Diagnostic Assessment to Identify Dyslexia

(N.b. June 2020, COVID 19 arrangements for assessments: Full face-to-face diagnostic assessments are now possible again with strict social distancing measures as advised by government. A risk assessment has been done in my work environment and measures taken to ensure maximum safety and to ensure that guidelines are followed for any assessments I complete. Please email through the Contact Me page for details.)

If someone struggles to make expected progress with literacy skills and the Specific Learning difficulty Dyslexia is suspected, an assessment can be arranged with a qualified assessor such as myself. To find out more about how I could complete such an assessment for you, please email using the Contact Me section of this site.

Dyslexia does not always look the same. Everyone with dyslexia has a different profile of processing difficulties, background, approach to learning and level of exposure to books and knowledge. Dyslexia can therefore result in different types of difficulties in the classroom.

Dyslexia can include difficulty learning to read or spell, but does not always involve both. It can include difficulty using phonics to identify words or accurate but very slow reading. It can include difficulty remembering what has been read or understanding what it means. It can include difficulty recognising visual patterns in words or with mental organisation.

While the label dyslexia may help students access support within an educational system, it is the understanding of the nature of an individual’s specific profile of strengths and weaknesses that leads to the most effective support.

Understanding their profile of strengths and weaknesses also gives students confidence. They discover strengths they did not realise they had and understand why specific recommendations will work for them, resulting in better literacy skills and progress in school generally.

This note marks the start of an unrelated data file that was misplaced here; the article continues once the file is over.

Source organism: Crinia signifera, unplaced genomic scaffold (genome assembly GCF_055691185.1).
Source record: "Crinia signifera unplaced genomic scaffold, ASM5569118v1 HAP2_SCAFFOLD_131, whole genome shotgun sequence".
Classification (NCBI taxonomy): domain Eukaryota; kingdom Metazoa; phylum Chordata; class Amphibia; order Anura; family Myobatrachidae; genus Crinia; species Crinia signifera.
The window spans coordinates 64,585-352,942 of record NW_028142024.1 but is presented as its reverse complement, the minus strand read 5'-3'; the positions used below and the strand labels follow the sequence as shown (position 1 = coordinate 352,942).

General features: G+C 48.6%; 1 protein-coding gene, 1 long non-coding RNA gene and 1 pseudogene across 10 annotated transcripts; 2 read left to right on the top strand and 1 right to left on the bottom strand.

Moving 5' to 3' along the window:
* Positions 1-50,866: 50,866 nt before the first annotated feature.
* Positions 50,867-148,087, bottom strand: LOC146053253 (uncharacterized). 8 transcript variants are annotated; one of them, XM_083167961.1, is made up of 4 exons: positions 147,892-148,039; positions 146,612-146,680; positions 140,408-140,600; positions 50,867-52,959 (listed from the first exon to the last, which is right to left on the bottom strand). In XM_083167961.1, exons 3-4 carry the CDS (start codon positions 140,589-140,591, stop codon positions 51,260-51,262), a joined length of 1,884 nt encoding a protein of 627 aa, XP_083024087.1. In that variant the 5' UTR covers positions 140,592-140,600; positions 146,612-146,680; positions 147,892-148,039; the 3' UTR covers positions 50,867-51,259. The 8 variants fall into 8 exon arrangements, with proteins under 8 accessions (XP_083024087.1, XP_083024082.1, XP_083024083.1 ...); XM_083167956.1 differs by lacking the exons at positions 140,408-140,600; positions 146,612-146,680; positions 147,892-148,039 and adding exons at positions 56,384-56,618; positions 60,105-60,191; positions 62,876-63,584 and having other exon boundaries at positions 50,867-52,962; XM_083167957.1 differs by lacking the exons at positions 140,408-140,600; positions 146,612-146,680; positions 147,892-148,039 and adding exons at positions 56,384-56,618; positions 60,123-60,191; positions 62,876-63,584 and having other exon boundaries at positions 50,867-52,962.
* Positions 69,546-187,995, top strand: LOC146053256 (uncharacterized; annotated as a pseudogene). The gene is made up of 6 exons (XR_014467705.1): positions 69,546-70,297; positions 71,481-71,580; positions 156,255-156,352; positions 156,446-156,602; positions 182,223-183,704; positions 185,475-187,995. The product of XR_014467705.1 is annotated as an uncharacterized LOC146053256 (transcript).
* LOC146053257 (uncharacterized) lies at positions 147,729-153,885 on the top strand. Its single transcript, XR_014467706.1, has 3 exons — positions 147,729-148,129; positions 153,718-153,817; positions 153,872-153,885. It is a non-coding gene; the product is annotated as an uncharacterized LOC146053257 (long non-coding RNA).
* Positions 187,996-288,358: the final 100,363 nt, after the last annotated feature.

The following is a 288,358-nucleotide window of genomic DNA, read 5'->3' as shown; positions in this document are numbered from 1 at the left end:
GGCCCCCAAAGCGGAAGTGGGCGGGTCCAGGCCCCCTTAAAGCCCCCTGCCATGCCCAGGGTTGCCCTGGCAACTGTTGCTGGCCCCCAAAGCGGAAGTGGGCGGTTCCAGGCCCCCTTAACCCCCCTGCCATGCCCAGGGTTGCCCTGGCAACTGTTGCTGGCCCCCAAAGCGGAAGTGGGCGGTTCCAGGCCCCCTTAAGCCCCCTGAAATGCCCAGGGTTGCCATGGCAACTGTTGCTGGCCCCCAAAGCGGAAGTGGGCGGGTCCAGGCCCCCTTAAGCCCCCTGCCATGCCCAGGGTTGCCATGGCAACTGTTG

A full diagnostic assessment takes around two to two and a half hours. Beforehand, a full background questionnaire is filled in, so that health history and educational history can be taken into account. After the assessment, a diagnostic report is written and sent for checking of personal facts before the final version is completed. Questions about the assessment or the report can be addressed in a follow up call.

Assessment involves tests in three broad categories: reasoning abilities, literacy skills and cognitive processing skills such as processing speed, ability to work with sound information in words and ability to remember what has just been heard.

Tests are chosen to be at an appropriate level for each student and to avoid pressure or anxiety. Some can even be fun! Screening questionnaires are often part of the process, if difficulties are suspected to be broader than those indicating only dyslexia.

Schools do not need a diagnostic report to give students appropriate additional support for an SpLD. They use their own systems to identify students who lag behind peers in literacy or other skills and provide appropriate intervention programmes. Support is usually more effective if the reasons for a student’s difficulties are clear, because strategies to support them will depend on whether they processed slowly, whether they have weak attention or whether they struggle to learn phonics, or a mixture of these issues. But a full diagnostic support is not required to achieve this.